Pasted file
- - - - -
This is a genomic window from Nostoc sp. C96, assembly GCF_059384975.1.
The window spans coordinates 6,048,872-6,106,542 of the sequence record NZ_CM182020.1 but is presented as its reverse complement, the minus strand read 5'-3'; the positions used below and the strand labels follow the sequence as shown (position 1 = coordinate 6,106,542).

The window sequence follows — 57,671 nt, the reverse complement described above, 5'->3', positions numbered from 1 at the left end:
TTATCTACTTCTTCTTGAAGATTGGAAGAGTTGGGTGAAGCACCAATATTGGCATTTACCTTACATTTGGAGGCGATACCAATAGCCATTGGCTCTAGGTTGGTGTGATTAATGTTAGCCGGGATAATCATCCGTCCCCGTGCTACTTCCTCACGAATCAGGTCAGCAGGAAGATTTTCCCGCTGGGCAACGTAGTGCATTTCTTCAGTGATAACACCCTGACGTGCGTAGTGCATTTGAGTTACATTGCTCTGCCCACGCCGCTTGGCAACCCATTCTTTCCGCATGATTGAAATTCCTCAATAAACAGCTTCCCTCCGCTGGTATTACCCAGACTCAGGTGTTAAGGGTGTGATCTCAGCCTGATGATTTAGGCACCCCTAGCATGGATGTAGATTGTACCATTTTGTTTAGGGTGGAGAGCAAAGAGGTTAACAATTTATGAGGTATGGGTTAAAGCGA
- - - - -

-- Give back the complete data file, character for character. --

This is a genomic window from Nostoc sp. C96, assembly GCF_059384975.1.
The window spans coordinates 6,048,872-6,106,542 of the sequence record NZ_CM182020.1 but is presented as its reverse complement, the minus strand read 5'-3'; the positions used below and the strand labels follow the sequence as shown (position 1 = coordinate 6,106,542).

The window sequence follows — 57,671 nt, the reverse complement described above, 5'->3', positions numbered from 1 at the left end:
TTATCTACTTCTTCTTGAAGATTGGAAGAGTTGGGTGAAGCACCAATATTGGCATTTACCTTACATTTGGAGGCGATACCAATAGCCATTGGCTCTAGGTTGGTGTGATTAATGTTAGCCGGGATAATCATCCGTCCCCGTGCTACTTCCTCACGAATCAGGTCAGCAGGAAGATTTTCCCGCTGGGCAACGTAGTGCATTTCTTCAGTGATAACACCCTGACGTGCGTAGTGCATTTGAGTTACATTGCTCTGCCCACGCCGCTTGGCAACCCATTCTTTCCGCATGATTGAAATTCCTCAATAAACAGCTTCCCTCCGCTGGTATTACCCAGACTCAGGTGTTAAGGGTGTGATCTCAGCCTGATGATTTAGGCACCCCTAGCATGGATGTAGATTGTACCATTTTGTTTAGGGTGGAGAGCAAAGAGGTTAACAATTTATGAGGTATGGGTTAAAGCGA